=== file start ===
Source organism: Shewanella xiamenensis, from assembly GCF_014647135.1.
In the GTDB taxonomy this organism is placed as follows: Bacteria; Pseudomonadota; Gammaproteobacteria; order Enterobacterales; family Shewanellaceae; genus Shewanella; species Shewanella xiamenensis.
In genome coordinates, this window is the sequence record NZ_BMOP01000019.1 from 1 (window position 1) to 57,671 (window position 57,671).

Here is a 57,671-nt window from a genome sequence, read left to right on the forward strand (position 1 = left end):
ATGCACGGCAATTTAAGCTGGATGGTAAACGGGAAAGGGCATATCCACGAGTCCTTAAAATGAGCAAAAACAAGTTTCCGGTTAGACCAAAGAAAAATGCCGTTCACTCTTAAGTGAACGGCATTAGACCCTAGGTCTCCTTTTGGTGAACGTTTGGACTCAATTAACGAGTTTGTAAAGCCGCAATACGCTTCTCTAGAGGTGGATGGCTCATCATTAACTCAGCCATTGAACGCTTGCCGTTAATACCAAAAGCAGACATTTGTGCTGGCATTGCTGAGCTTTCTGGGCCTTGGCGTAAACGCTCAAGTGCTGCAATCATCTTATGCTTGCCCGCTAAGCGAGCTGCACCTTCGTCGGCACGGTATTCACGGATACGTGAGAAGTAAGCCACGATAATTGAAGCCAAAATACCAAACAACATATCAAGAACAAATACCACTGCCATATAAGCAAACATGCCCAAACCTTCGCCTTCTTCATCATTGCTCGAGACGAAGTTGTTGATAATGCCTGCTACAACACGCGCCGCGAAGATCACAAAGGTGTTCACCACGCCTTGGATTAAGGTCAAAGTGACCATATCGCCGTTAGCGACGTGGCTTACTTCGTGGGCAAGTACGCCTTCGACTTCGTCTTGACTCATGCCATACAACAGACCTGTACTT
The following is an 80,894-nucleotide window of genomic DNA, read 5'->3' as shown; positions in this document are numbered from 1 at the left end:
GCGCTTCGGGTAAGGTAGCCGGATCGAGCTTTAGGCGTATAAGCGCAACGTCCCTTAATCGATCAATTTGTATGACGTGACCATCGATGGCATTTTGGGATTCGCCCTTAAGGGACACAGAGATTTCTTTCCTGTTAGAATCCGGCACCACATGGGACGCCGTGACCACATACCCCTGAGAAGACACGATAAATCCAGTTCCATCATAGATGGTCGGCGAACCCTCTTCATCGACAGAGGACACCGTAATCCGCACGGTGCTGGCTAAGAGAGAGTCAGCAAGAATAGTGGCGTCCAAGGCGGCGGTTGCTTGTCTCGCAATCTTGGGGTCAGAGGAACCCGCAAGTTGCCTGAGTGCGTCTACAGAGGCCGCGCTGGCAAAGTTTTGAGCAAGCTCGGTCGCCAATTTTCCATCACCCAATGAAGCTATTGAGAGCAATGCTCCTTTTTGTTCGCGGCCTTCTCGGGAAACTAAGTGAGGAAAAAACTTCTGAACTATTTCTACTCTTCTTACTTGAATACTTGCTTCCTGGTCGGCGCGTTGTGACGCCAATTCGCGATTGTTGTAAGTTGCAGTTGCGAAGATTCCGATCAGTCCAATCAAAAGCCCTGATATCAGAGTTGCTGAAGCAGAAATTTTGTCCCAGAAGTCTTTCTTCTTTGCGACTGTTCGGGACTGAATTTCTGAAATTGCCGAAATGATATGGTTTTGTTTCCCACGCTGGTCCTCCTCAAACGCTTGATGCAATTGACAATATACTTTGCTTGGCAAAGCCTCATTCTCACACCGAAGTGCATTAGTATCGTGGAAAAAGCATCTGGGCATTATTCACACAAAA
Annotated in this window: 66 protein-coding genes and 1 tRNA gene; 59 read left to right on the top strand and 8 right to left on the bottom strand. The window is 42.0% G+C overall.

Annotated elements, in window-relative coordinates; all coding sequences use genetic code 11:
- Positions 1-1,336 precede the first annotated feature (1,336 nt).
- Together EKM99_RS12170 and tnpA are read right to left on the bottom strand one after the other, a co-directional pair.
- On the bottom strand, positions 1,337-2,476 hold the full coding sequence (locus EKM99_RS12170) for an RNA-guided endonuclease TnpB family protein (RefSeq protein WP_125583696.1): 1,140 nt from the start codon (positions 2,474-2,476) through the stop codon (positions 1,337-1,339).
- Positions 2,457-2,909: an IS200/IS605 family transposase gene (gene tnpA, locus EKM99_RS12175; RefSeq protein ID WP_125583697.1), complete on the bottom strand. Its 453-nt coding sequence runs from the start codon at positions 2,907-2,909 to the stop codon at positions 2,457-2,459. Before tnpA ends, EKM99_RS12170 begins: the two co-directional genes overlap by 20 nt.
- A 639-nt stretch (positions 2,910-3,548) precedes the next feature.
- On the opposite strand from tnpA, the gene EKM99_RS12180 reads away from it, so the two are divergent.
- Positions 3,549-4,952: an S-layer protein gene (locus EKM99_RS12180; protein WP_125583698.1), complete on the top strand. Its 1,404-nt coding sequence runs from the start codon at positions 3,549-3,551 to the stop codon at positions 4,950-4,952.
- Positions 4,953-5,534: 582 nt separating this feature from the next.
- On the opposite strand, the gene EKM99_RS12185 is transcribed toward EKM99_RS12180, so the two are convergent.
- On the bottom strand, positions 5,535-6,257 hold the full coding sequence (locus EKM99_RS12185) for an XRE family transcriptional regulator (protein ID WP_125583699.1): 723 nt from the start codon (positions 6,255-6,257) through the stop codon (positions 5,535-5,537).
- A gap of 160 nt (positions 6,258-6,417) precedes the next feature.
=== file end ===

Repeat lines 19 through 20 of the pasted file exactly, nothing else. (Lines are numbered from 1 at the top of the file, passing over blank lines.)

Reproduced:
- On the bottom strand, positions 5,535-6,257 hold the full coding sequence (locus EKM99_RS12185) for an XRE family transcriptional regulator (protein ID WP_125583699.1): 723 nt from the start codon (positions 6,255-6,257) through the stop codon (positions 5,535-5,537).
- A gap of 160 nt (positions 6,258-6,417) precedes the next feature.